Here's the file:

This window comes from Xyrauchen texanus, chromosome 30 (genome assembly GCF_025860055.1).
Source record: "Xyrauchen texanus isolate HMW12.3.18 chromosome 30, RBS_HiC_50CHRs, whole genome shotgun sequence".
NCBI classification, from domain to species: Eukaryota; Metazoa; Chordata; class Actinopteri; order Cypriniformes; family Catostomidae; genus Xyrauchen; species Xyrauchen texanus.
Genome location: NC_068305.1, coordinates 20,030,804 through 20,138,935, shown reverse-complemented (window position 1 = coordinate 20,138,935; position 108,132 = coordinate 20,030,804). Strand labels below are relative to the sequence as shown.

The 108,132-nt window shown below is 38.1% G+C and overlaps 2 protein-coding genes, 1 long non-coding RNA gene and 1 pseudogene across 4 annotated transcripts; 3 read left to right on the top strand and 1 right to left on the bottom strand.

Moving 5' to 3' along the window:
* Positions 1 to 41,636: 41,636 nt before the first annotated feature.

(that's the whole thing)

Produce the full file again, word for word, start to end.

This window comes from Xyrauchen texanus, chromosome 30 (genome assembly GCF_025860055.1).
Source record: "Xyrauchen texanus isolate HMW12.3.18 chromosome 30, RBS_HiC_50CHRs, whole genome shotgun sequence".
NCBI classification, from domain to species: Eukaryota; Metazoa; Chordata; class Actinopteri; order Cypriniformes; family Catostomidae; genus Xyrauchen; species Xyrauchen texanus.
Genome location: NC_068305.1, coordinates 20,030,804 through 20,138,935, shown reverse-complemented (window position 1 = coordinate 20,138,935; position 108,132 = coordinate 20,030,804). Strand labels below are relative to the sequence as shown.

The 108,132-nt window shown below is 38.1% G+C and overlaps 2 protein-coding genes, 1 long non-coding RNA gene and 1 pseudogene across 4 annotated transcripts; 3 read left to right on the top strand and 1 right to left on the bottom strand.

Moving 5' to 3' along the window:
* Positions 1 to 41,636: 41,636 nt before the first annotated feature.